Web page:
‘Everything just depends on the draft’: OU's Skip Johnson, OSU's Josh Holliday prepare for roster challenges with shortened MLB Draft
Between a shortened MLB Draft and every collegiate player receiving an additional year of eligibility, some college baseball coaches are in the midst of roster logjams they could neither anticipate nor prepare for.
The MLB Draft begins Wednesday night and significantly fewer players will go off the board than they would in a normal year. More than 160 players will be selected over the course of five rounds, while normally more than 1,000 players are selected over the course of 40 rounds.
On top of the shortened draft, all spring athletes are getting an additional year of eligibility after the season was cut short due to the coronavirus pandemic.
OU coach Skip Johnson said he typically has eight to 12 players selected in the 40-round draft. Just one current Sooner, pitcher Cade Cavalli, is expected to be selected in the first five rounds. Last season, eight of Oklahoma State coach Josh Holliday’s players were taken in the draft, and the Cowboys may not have any players taken in this year’s draft.
College baseball rosters have a limit of 35 players and a limit on 27 “counters” — which are players who are on scholarship. (A team is limited to just 11.7 full scholarships.) With full classes of incoming freshmen and a possible multitude of upperclassmen returning, some coaches will struggle to stay under the 35-man roster and 27-man counter limit. At least the 2020 seniors who decide to return next season will not count against the roster limit.
“A lot of it just has to do with what your particular program is on,” Holliday said. “If you have a junior-laden team with a lot of guys lined up to be picked, then you might end up with a lot more guys on campus then you would ever have anticipated.”
Along with the opportunity to get drafted, prospects will have the option to sign as undrafted free agents, but the contract value is just $20,000. Prior to this season, undrafted free agents could make up to $125,000.
Despite the six-figure difference for undrafted free agent contracts, Johnson isn’t operating as if none of his players would take the money. While much of the college baseball world is up in the air as far as rosters go, Johnson is waiting on the results of the draft to have a better assessment of how his 2020 team will look.
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“Everything just depends on the draft itself,” Johnson said. “If a player gets passed over, how many guys are going to go pro and how many are going to stay? Someone like (Brady) Lindsly might take that $20,000. You try to have a good perspective with it, but it’s too hard to get a perspective right now.”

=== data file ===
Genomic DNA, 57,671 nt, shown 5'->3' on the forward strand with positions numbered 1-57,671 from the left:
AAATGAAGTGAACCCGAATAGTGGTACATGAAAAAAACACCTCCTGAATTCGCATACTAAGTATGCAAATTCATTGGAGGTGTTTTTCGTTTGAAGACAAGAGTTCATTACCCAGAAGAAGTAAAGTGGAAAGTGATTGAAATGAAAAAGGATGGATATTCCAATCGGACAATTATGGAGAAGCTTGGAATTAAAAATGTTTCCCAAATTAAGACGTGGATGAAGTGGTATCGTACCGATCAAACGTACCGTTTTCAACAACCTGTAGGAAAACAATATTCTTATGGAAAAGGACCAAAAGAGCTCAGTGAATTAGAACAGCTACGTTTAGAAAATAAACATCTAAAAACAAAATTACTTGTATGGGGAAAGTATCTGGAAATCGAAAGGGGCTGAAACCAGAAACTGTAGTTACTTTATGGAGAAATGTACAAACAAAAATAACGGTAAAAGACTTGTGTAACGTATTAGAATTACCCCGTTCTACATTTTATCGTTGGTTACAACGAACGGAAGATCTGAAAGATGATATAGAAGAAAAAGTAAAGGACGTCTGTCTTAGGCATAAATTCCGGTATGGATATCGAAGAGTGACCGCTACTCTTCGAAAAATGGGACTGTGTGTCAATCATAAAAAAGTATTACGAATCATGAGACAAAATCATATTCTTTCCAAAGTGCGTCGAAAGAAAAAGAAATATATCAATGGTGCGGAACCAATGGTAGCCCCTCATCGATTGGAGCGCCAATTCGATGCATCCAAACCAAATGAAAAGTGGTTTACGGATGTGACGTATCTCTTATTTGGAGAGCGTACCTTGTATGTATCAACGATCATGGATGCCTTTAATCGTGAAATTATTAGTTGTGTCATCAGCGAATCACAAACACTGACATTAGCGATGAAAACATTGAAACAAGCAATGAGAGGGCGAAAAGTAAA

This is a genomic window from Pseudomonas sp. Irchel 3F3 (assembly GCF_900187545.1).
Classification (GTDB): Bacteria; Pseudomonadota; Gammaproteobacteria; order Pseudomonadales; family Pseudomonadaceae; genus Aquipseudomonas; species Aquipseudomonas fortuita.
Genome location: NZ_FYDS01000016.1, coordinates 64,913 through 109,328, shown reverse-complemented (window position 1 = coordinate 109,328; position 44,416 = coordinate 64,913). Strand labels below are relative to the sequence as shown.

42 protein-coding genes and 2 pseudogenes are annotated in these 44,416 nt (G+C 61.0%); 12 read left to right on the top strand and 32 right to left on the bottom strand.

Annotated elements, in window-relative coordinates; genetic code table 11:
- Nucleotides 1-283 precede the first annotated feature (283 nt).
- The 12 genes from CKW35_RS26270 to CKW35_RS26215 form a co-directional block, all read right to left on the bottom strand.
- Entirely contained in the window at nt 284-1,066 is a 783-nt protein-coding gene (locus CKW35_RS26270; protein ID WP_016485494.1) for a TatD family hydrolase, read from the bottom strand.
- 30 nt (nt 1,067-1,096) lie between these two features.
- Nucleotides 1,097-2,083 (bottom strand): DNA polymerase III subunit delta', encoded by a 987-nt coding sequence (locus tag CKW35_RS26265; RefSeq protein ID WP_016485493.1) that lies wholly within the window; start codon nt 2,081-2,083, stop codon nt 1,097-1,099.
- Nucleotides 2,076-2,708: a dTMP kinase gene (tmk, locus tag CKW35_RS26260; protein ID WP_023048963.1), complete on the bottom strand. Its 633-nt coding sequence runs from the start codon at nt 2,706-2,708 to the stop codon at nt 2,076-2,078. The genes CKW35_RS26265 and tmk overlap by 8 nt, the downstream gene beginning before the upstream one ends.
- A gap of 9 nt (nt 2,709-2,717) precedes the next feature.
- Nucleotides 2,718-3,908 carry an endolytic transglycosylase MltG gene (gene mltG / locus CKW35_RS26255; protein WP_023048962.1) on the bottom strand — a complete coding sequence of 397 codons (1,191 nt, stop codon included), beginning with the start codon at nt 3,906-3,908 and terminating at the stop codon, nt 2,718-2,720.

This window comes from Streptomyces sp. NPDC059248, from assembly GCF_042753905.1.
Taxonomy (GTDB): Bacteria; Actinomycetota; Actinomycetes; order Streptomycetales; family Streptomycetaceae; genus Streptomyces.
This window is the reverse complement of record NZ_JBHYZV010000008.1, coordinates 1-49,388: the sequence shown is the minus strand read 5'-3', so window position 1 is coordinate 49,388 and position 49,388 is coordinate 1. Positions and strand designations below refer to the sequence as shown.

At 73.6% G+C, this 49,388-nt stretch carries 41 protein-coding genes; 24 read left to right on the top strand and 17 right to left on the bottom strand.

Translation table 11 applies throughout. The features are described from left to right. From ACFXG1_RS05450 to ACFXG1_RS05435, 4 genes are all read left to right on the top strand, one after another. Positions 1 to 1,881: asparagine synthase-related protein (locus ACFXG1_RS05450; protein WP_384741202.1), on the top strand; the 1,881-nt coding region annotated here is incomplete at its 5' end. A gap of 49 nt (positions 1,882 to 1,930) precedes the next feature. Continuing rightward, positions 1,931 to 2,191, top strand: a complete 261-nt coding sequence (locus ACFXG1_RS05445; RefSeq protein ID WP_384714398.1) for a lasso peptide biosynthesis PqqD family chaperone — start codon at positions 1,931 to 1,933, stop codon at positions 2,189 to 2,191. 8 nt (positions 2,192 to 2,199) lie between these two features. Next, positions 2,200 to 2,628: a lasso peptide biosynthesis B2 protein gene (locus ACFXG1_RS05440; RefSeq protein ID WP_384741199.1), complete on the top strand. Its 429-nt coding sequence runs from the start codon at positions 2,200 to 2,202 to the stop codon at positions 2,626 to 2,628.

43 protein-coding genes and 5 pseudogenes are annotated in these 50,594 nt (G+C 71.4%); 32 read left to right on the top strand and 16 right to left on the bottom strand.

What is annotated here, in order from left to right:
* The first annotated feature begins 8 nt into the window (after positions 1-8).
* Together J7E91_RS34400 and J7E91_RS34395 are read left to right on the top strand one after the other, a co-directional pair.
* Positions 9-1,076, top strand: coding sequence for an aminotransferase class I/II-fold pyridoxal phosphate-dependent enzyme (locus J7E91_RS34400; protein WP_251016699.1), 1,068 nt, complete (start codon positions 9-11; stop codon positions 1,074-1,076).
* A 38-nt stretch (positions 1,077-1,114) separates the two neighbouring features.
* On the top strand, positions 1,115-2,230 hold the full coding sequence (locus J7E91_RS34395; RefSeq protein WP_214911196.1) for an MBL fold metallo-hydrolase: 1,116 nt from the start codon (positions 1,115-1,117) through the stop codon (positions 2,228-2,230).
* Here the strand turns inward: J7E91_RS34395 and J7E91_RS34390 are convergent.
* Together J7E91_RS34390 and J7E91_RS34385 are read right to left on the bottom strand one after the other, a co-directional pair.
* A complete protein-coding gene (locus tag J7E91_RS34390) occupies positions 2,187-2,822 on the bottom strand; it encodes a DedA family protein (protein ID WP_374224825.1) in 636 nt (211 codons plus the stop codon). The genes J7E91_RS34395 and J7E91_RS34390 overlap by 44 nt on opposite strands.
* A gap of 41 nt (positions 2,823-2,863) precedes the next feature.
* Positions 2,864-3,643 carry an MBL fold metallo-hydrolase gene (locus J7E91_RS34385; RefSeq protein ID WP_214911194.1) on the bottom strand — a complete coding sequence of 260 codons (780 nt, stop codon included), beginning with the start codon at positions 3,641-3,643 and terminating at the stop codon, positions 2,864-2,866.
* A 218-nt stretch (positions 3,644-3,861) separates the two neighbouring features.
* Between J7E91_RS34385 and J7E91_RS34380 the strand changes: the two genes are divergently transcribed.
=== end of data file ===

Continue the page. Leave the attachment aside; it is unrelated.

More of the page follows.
College baseball recruiting and roster management already is a challenging prospect, even in years with a 40-round draft. Coaches often have to recruit years in advance and prepare for years in which a significant portion of the roster leaves for the pros, which can lead to over-recruiting in some years.
“I was a junior college coach 16 years and we managed rosters there, I was at Texas 10 years and we managed rosters there and we manage rosters at OU,” Johnson said. “You have to try and figure out if this kid will be a good fit or how we’re going to fit this other kid in. It’s just one of those things you’re always going to be working through.”
Returning 2020 seniors will not count against a school's 35-man roster or 11.7-scholarship limit. However, coaches around the country have advocated for more flexibility from the NCAA.
“Now it’s time to see if they can take the 27 counters off,” Johnson said. “That would be a huge deal for baseball. It’s just a bad deal that we have to stay under 27 counters and limit kids from getting the opportunity to play the game.”
While Johnson is playing a waiting game to see how the draft shakes out, the Pokes feel good about where they’re at with their roster. Despite the changes to the offseason, Holliday said he is comfortable with making sure all his returning and incoming players have a safe spot on the roster.
Holliday described the Cowboys’ recruiting as “conservative” in the sense that they don’t oversight players beyond their means of space. They look at what they have exiting the door, whether it's drafted players or graduated seniors, and they sign a class accordingly.
“We’re comfortable with where we’re at here,” Holliday said. “We’ve been able to manage our roster in a way that every kid in our program, whether they’re here on campus or incoming (freshman), has a good spot.”